Editorial: Departments lack diverse leadership and the trickle down effect harms us all

By Editorial Board

As we wrap up the spring 2023 semester, Columbia has begun to roll out names of the new chairs of each department and– drumroll– they’re almost all white.

New beginnings are exciting, and we look forward to seeing how these new leaders contribute to the longtime goals of each department, as well as Columbia’s goal of creating a more diverse, equitable, and inclusive campus.

These faculty members undoubtedly deserved their promotions on the basis of hard work and dedication. We are sure they will flourish in their new roles and hope to see them succeed. The issues that they were elevated from a system that has held down people of color.

The leadership at the chair level at Columbia is not diverse; the overwhelming majority are white. Of course, when promoting from our existing pool of faculty that is majority white, this will happen. Just 20% of Columbia’s full-time professors are faculty of color.

Columbia can continue to hold meetings, send emails, ask questions and offer platforms for students and faculty to express their concerns, but we need to push one step beyond that and make physical, palpable, tangible changes to benefit our community.

We need to hire more faculty and staff of color with truly competitive salaries, support them once they get here and create pathways to leadership. If we can’t be diverse promoting faculty from within our ranks, we need to recruit from outside of the institution. Existing chairs must be held accountable for DEI failures and not just rewarded if they go above and beyond.

It will not only make Columbia a better institution – and one that lives up to its promise of diversity – but students demand it.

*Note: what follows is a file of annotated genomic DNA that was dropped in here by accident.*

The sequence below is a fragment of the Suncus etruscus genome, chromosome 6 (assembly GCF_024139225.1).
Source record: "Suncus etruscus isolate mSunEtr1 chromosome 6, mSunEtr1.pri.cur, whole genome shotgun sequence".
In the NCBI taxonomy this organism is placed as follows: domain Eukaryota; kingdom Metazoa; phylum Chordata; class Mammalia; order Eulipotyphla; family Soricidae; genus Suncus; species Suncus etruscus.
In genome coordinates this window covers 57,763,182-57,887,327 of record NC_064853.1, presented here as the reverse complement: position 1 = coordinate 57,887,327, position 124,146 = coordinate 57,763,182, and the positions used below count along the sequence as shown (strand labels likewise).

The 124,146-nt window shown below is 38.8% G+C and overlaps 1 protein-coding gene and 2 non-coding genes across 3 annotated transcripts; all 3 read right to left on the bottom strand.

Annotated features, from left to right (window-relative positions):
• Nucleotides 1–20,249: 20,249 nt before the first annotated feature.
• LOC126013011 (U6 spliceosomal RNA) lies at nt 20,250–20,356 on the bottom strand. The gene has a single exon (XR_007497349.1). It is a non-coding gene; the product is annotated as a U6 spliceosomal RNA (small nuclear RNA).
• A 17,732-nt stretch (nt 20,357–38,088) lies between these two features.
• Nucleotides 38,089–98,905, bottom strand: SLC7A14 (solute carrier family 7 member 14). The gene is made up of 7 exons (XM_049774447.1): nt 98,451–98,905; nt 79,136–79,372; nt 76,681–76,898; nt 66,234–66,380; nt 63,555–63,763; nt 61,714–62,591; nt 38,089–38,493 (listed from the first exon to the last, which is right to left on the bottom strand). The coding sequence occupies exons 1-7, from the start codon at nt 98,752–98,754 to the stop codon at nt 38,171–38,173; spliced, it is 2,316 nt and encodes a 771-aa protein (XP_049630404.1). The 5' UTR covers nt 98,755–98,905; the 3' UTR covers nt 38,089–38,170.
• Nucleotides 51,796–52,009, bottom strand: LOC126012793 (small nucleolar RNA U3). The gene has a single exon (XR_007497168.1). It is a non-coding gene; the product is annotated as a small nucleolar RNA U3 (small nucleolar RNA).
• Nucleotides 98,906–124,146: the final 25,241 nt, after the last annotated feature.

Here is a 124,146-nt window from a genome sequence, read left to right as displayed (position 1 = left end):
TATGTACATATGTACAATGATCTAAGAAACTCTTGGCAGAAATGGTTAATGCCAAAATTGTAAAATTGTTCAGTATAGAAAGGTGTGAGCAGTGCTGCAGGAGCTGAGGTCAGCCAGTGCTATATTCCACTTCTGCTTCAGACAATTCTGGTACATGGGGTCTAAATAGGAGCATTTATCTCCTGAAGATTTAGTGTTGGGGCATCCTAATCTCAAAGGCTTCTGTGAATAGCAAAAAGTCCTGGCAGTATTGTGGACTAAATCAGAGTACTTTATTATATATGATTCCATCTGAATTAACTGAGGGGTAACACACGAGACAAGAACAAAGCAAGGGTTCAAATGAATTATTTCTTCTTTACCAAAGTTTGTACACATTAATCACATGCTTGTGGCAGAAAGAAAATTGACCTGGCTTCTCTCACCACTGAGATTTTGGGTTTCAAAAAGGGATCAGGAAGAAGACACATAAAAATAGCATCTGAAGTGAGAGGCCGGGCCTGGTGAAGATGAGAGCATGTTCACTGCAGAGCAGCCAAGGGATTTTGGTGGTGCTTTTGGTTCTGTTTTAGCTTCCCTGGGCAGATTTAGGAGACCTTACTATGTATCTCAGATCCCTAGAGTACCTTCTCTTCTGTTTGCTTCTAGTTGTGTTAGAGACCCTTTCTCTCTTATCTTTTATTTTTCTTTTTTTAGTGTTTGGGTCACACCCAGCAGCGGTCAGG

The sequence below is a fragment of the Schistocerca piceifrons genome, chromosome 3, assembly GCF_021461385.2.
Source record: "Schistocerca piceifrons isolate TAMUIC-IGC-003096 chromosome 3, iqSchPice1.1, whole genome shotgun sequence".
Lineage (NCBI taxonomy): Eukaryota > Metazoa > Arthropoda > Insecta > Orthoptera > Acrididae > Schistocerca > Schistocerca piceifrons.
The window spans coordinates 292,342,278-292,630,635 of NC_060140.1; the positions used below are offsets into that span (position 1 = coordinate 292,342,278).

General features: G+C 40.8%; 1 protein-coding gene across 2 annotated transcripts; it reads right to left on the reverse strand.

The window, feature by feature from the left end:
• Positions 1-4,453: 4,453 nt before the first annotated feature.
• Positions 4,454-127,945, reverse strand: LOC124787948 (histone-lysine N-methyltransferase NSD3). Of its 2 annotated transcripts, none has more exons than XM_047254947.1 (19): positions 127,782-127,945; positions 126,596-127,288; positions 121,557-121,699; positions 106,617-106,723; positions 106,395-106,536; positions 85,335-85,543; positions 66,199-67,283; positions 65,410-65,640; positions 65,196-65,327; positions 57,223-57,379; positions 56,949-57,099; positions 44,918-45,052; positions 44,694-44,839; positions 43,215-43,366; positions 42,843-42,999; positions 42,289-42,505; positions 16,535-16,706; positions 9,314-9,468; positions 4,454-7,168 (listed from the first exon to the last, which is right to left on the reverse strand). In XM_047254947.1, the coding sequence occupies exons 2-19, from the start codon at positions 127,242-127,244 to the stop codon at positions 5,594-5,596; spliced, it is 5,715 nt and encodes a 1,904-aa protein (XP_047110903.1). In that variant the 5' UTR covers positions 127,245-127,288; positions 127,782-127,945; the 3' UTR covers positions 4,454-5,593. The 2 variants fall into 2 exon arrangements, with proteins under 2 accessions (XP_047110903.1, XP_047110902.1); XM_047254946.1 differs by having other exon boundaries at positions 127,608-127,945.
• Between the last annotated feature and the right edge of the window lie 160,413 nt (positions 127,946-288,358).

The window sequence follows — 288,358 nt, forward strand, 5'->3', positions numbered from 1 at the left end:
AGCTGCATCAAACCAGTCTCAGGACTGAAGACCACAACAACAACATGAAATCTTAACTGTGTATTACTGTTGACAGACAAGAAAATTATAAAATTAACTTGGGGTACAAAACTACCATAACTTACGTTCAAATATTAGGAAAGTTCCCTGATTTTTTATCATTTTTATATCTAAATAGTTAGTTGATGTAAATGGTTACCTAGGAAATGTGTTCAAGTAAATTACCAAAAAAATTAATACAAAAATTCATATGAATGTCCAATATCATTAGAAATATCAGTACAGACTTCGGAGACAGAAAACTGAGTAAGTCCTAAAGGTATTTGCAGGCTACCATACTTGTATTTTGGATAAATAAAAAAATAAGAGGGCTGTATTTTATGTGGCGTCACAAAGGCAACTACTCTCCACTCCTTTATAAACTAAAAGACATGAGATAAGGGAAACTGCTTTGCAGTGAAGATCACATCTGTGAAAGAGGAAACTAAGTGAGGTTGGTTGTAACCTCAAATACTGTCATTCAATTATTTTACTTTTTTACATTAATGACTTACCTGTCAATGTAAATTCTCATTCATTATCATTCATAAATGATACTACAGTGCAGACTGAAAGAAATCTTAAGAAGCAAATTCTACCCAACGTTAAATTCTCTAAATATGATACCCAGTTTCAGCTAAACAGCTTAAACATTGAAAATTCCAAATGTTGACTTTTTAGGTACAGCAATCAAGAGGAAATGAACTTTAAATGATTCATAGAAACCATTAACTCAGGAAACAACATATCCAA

Over the course of the semester we’ve seen minority students express feelings of isolation and being unheard, leading to low income and students of color leaving Columbia, contributing to the school’s student and faculty retention issue– it’s a vicious cycle.

Having one or two nonwhite faculty members in any given department is unsustainable; no one wants to feel othered, out of place, or like a token member of their community. Once faculty and staff feel comfortable and included, that opens the door to students.

Columbia is a special community, and we have the potential to provide underrepresented groups with the time and attention they so richly deserve. Students from all backgrounds more than deserve to sit in classrooms with professors who can relate to their experiences, be a part of departments that see every type of student and every type of way to be creative.

While there have been plans put into place for improvement in future semesters to battle the deficit or improve campus diversity, not all of us will be around to see these changes take place and reap the benefits of the hard work ahead.

Every incoming student and faculty member deserves to attend or work at “an urban institution whose students reflect the economic, racial, cultural, and educational diversity of contemporary America.”

At the very least, we hope all our campus leaders see the power they hold and use it wisely.